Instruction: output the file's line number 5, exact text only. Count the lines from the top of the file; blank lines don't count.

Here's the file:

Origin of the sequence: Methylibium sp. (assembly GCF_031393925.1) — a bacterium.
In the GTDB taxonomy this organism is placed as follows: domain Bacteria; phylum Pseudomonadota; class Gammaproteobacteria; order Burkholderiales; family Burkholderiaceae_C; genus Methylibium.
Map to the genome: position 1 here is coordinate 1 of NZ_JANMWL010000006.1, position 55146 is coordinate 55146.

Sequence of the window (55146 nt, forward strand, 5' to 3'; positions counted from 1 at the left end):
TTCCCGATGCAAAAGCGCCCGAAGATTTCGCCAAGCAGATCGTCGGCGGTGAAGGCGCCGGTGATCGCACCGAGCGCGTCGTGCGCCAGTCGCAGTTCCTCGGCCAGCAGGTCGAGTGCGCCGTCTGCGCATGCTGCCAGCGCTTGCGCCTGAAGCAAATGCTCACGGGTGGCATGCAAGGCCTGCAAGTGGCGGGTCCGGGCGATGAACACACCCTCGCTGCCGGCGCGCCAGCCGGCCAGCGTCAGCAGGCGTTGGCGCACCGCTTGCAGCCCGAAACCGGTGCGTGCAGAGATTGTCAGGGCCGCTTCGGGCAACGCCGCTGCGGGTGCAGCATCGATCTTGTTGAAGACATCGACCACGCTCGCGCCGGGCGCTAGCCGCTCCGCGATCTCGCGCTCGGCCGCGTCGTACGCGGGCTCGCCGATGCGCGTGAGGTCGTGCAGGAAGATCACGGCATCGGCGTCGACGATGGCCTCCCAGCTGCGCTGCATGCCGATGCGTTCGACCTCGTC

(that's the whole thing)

TTCCCGATGCAAAAGCGCCCGAAGATTTCGCCAAGCAGATCGTCGGCGGTGAAGGCGCCGGTGATCGCACCGAGCGCGTCGTGCGCCAGTCGCAGTTCCTCGGCCAGCAGGTCGAGTGCGCCGTCTGCGCATGCTGCCAGCGCTTGCGCCTGAAGCAAATGCTCACGGGTGGCATGCAAGGCCTGCAAGTGGCGGGTCCGGGCGATGAACACACCCTCGCTGCCGGCGCGCCAGCCGGCCAGCGTCAGCAGGCGTTGGCGCACCGCTTGCAGCCCGAAACCGGTGCGTGCAGAGATTGTCAGGGCCGCTTCGGGCAACGCCGCTGCGGGTGCAGCATCGATCTTGTTGAAGACATCGACCACGCTCGCGCCGGGCGCTAGCCGCTCCGCGATCTCGCGCTCGGCCGCGTCGTACGCGGGCTCGCCGATGCGCGTGAGGTCGTGCAGGAAGATCACGGCATCGGCGTCGACGATGGCCTCCCAGCTGCGCTGCATGCCGATGCGTTCGACCTCGTC